Ditto for the B's and AB's.
Hopefully this will help folks see how values can change when one migrates from the BTD values to the GTD system. Somewhere in the allowable GenoTypes for people with type A blood, there will be that old BTD avoid, however, if it is not in your new GenoType values (or if it flipped to being actually beneficial!) it is because its BTD avoid status was less relevant than the benefits it provides under your new GTD skin.
One of the features that can be of most use when GenoTyping someone is actually one of the hardest to come by: Getting the ABO blood groups of your parents.
Its importance should come as no surprise, since epigenetic changes are largely influenced by the patterns of gene activation and silencing that occur as part of
- The heritable epigenetic component (you start off with the patterns of gene expression that your parents give you)
- The prenatal environment (there are two major bursts of methylation activity in the fetus: at about 8-12 weeks, then again in the last trimester)
- The immediate postnatal environment (these are mostly related to gene expression due to hormones such as growth factors)
In fact one of the studies that got me interested in the largely unrecognized effects of blood groups as a modulator of the epigenetic environment was a study that looked at childhood ear infections and blood groups. However, unlike most epidemiologic correlation type studies, this one looked at the blood group of the child’s mother.
Maternal blood group A gave a relative risk (RR) for intervention of 2.82. The noted occurrence of an attack of acute otitis media (AOM) before the first birthday gave a RR of 6.13. When these two factors were used together, the RR climbed steeply to 26.77.
Now to understand just how strong this association is we should look at exactly what a RR (relative risk) is. Basically it is just the odds (over 1) that something will occur over it being random. An RR of 2 (about the RR of elevated cholesterol causing a heart attack) means that people with elevated cholesterol are twice as likely to get a heart attack as people whose cholesterol levels are more desirable. Thus the study is saying that if you are a kid with an ear infection in the first year of life, and you mother is blood group A, you are 26 times more likely to have a recurrence.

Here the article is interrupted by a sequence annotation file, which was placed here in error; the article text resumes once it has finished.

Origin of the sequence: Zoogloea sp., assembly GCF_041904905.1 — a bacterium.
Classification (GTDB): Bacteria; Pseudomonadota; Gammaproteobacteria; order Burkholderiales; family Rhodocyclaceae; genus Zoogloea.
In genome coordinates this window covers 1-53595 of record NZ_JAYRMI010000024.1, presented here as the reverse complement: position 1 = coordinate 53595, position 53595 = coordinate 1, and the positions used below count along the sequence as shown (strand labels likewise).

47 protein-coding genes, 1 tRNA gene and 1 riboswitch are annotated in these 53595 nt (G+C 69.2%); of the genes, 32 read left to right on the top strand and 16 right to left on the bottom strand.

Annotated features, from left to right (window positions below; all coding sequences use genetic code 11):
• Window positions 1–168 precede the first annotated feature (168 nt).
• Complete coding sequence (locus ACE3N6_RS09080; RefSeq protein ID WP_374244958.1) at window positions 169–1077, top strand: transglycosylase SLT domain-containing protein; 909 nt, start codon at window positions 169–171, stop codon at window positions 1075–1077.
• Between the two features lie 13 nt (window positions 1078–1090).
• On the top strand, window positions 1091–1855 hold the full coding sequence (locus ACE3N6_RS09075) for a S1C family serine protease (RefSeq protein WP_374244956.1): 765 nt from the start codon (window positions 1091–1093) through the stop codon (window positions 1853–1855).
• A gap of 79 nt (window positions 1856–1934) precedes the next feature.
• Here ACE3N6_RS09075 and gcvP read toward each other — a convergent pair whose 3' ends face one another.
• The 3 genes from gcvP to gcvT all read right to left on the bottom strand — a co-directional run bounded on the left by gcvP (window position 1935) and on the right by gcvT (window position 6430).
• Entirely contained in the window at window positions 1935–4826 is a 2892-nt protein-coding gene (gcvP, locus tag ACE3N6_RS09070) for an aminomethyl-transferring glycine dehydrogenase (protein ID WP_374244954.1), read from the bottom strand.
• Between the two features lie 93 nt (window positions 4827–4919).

Here is a chart I made which compares relative risks for several common problems and factors associated with that risk. Obviously, this is a very strong association.
Are the effects of having a blood group A mother and getting ear infections the result of some sort of fetal programming? We know that some studies have linked the ABO antigens to cellular differentiation (the process where developing cells move from general embryonic 'germ' types to cells with more specific functions, like a pancreatic or epidermis cell.)
ABH antigen expression was considered as suggestive evidence for the assumption that blood group antigens could serve as early immunomorphologic markers of endothelial differentiation of mesenchymal cells, thus specifying the location of future blood vessels. Extending the conceptual framework of blood group antigens' significance we consider them as being possibly involved in the process of fetal morphogenesis.
In epigenetic terms, we may wind up being more interested in your parent's blood types are that perhaps we need be with yours.
Every once in a while, amid the junk mail, bills and catalogs, I receive a letter which surpasses all prior. In a wonderfully sycophantic endeavor this gentleman writes to ask me for a complete set of my works so he can continue on his mission to educate the Indian public about healthy living. Apparently the gentleman does it free of charge.
Sir, your books are on their way.
What does The GenoType Diet, Sudoku, and musical harmonics have in common? They are all based on matrix relationships; tables (really arrays) in which the constituents relate to each other in particular ways.
Many years ago, I took a summer course in computer music composition with Charles Dodge. Dodge, primarily known for a piece he created out of the Earth's magnetic field, was a gifted and supportive teacher, who in no short time clued me into the fact that I was no composer, but rather something that he termed a 'musical systems pre-programmer.' In short, the guy who wrote the programs that composers used to make music.
One of the things he was working on that I found especially fascinating was a concept that he called 'harmonic foldover', the idea that at certain points the sonorities ('resonance') of certain base frequencies could be manipulated to produce new harmonics, which would be created a precise intervals.
One of the most striking things that you hear when people talk about foods and diets, is who often they express their preference in musical terms.
"I try to eat in harmony with my local agriculture."
"I'm really in tune with this diet."
"A high protein diet really resonates with me. I can feel more balanced."
Working on the GTD food choices, I often reminisced about Dodge's theories. Although I've long forgotten his exact modus operandi I suspected that one could do this by using a series of mathematical tools called linear transformations, especially what are called Fourier transformations. Any example of a Fourier transformation would be to split up a radio frequency into its more basic fundamentals. Most of these functions work on matrices, not terribly different than those found in any Sudoku puzzle.
Here is a Latin Square, a matrix where each number occurs exactly once in each row and exactly once in each column.